Say I have a square which consists of four CLLocationCoordinate2D points, which are in lat, lon, and I want to find the area of the square in meters. I convert the CLLocationCoordinate2D points into MKMapPoints, and I find the area in XY space. However, the area I find is in the units of MKMapPoint, which don't directly translate to meters. How can I translate this area in MKMapPointspace back into meters?
8
The MapKit function MKMetersBetweenMapPoints
makes this easier.
For example, if you wanted to get the area of the currently displayed region:
MKMapPoint mpTopLeft = mapView.visibleMapRect.origin;
MKMapPoint mpTopRight = MKMapPointMake(
mapView.visibleMapRect.origin.x + mapView.visibleMapRect.size.width,
mapView.visibleMapRect.origin.y);
MKMapPoint mpBottomRight = MKMapPointMake(
mapView.visibleMapRect.origin.x + mapView.visibleMapRect.size.width,
mapView.visibleMapRect.origin.y + mapView.visibleMapRect.size.height);
CLLocationDistance hDist = MKMetersBetweenMapPoints(mpTopLeft, mpTopRight);
CLLocationDistance vDist = MKMetersBetweenMapPoints(mpTopRight, mpBottomRight);
double vmrArea = hDist * vDist;
The documentation states that the function takes "into account the curvature of the Earth."

ok thanks, this is pretty helpful. but what if I have a irregular polygon? There is a formula for the area of a polygon given the vertices, but I would be doing the calculation in MKMapPoint units. How would I convert those to meters? – Paul Sep 14 '11 at 5:11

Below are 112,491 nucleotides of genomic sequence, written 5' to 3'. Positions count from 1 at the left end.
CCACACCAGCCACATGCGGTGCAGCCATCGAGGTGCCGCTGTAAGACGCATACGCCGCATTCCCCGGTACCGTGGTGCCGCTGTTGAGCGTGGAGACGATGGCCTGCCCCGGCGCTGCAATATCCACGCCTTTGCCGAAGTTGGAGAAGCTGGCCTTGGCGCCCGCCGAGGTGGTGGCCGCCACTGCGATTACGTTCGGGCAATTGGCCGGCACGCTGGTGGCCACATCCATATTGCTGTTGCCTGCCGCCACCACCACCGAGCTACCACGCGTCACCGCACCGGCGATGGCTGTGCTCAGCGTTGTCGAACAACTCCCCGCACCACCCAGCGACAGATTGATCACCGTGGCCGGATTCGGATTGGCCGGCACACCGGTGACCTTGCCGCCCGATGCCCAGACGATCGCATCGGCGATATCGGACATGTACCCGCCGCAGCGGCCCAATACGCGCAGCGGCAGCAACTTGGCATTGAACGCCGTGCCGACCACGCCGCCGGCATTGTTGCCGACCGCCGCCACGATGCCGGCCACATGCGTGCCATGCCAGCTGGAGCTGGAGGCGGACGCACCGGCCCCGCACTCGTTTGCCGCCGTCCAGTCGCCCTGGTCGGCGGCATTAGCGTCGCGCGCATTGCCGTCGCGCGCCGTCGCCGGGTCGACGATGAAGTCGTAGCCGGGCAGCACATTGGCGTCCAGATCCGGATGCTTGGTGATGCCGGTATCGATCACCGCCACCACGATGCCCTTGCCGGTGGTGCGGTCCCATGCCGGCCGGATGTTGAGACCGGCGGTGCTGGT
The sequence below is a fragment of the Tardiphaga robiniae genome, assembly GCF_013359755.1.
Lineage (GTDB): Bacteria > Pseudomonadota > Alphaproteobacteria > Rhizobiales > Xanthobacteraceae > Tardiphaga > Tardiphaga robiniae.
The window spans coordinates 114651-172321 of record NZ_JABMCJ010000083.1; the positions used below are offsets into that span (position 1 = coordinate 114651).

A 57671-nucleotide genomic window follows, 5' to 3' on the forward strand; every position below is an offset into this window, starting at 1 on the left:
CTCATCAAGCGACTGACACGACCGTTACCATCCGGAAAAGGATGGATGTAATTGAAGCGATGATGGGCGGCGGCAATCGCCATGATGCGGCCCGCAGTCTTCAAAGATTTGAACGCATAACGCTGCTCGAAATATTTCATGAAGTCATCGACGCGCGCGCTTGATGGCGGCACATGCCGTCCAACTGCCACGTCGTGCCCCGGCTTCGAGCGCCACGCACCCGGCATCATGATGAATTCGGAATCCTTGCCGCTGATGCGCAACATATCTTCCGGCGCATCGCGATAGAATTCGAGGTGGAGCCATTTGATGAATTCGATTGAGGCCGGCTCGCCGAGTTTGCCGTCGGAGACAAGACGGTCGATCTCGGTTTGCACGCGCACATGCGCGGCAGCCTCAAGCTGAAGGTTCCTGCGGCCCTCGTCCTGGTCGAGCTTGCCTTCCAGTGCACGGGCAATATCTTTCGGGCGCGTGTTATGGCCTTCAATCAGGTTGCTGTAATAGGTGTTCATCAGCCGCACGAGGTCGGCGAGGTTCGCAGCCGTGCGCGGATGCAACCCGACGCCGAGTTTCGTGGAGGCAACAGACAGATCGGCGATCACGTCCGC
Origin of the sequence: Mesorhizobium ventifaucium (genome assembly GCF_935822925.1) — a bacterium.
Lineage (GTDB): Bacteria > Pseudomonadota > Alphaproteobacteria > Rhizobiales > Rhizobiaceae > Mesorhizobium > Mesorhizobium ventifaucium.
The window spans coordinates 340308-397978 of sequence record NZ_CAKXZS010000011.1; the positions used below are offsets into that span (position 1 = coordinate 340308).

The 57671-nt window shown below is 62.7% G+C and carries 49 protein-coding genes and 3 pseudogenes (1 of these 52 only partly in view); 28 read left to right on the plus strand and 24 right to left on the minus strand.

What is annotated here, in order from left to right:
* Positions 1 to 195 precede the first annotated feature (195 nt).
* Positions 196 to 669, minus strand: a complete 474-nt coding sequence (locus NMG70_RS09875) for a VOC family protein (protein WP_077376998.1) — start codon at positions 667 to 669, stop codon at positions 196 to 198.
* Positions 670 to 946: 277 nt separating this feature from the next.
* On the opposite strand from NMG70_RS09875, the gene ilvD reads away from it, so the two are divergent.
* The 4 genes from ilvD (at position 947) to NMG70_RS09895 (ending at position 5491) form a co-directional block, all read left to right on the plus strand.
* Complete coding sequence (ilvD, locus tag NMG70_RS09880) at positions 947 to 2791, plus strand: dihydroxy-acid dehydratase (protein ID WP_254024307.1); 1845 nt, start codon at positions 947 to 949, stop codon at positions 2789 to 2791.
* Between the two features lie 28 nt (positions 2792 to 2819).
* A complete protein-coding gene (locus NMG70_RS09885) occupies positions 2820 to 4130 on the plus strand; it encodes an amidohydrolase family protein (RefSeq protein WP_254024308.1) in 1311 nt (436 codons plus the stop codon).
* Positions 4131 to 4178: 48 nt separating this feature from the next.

The question said "square" so I gave an example of a rectangular area. Even then, the above is still an approximation and only useful for relatively small areas where the curvature isn't a significant factor (though the distance function is accurate regardless). For irregular polygons, sorry I don't have a simple answer. Try starting with this answer. You'll have to decide what algorithm you want to use and go from there. – user467105 Sep 14 '11 at 13:34


Try this to calculate area of an irregular polygon: stackoverflow.com/questions/22038925/mkpolygonareacalculation – user467105 Feb 26 '14 at 13:33
0
You can use the Haversine formula to calculate it, assuming that the earth is a perfect sphere.
To understand how lat/lon vs meters works in the context of the earth, you may find it interesting to read about Nautical miles.
You can find some more resources and some sample code by googling objectivec Haversine formula.
Enjoy!